By Adrian Galbreth
A donated cornea can help two patients at the same time, according to the latest study in the US.
Research carried out by Dr Claus Cursiefen, who is affiliated with Harvard School of Medicine, shows that there have been positive results when a new surgical strategy using a single donor cornea to help two patients with differing corneal diseases is used.
The study was published in February's Ophthalmology, the journal of the American Academy of Ophthalmology, and reveals that the approach restored vision in patients who had Fuchs' dystrophy and keratoconus.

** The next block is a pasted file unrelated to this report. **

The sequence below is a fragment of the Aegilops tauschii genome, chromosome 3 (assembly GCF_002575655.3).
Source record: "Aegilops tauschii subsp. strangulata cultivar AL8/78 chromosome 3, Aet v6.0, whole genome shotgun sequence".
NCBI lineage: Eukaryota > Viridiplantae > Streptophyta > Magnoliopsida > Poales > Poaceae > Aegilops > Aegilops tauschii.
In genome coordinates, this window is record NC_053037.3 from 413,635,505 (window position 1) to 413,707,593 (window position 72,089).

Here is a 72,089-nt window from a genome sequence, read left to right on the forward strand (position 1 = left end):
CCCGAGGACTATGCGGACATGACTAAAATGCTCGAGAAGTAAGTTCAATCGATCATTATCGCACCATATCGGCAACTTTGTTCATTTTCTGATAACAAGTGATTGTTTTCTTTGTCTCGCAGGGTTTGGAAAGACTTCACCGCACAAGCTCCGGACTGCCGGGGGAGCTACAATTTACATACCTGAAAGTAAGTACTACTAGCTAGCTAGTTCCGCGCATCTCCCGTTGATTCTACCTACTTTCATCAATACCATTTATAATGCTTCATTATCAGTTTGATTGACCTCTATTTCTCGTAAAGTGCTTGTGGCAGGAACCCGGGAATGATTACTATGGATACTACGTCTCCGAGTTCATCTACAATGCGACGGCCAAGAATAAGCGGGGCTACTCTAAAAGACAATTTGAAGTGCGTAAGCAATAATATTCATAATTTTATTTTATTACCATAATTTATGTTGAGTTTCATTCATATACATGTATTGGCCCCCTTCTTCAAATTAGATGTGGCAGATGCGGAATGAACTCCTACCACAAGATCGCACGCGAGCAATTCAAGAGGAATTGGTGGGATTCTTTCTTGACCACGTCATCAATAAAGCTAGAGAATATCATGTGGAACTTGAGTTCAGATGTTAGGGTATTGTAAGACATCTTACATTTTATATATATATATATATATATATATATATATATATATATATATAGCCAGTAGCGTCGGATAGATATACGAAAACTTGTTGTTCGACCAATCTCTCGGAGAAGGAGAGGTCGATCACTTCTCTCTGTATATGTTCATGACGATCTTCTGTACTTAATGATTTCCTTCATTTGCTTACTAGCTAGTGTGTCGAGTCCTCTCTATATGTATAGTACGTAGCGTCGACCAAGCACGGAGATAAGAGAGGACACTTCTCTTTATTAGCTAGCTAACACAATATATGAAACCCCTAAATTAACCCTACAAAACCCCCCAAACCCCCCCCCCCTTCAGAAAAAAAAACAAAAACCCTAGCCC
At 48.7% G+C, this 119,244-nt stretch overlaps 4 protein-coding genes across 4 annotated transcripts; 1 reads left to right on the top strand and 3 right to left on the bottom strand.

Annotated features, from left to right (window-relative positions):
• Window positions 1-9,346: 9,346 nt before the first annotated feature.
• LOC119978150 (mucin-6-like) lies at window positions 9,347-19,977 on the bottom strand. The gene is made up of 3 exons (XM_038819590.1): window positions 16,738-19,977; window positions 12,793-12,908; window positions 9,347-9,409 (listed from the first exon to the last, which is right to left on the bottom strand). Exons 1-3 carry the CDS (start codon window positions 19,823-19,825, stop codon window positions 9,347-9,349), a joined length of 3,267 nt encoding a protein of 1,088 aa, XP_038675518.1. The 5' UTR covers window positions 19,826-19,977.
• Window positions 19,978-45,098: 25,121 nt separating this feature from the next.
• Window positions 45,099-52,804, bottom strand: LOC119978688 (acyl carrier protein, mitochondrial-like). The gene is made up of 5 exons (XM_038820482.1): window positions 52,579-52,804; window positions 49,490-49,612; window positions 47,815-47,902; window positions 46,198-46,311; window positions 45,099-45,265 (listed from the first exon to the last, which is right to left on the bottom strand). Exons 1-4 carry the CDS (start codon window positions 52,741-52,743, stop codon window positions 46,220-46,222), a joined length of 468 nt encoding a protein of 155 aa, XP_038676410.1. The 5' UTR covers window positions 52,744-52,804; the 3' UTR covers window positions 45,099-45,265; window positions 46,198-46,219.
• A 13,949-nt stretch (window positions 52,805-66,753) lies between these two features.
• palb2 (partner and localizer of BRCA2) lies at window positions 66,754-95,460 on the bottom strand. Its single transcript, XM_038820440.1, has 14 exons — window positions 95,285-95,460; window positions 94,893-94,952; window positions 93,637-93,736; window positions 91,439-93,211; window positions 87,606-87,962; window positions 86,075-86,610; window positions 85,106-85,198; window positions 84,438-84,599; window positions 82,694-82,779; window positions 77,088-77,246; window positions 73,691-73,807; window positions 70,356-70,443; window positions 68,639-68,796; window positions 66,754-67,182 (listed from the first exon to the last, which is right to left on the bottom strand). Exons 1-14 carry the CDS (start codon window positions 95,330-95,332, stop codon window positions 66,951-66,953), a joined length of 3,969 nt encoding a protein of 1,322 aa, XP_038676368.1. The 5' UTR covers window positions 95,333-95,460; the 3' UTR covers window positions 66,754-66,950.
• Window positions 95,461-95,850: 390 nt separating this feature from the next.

According to the expert, it can help to reduce the need for multiple cornea donors to be used.
He explained: "In this exploratory study, we were able to use one cornea to successfully treat two patients, for ten of 12 consecutive donor corneas. Only twice during surgery did we find that a full corneal transplant, rather than DALK, was needed."
Meanwhile, 68-year-old Eugene Martin, the recent recipient of a cornea transplant, has hailed the operation as a major success and recommended it to other people with eye disease in an interview with the Herald Mail.
by Emily Tait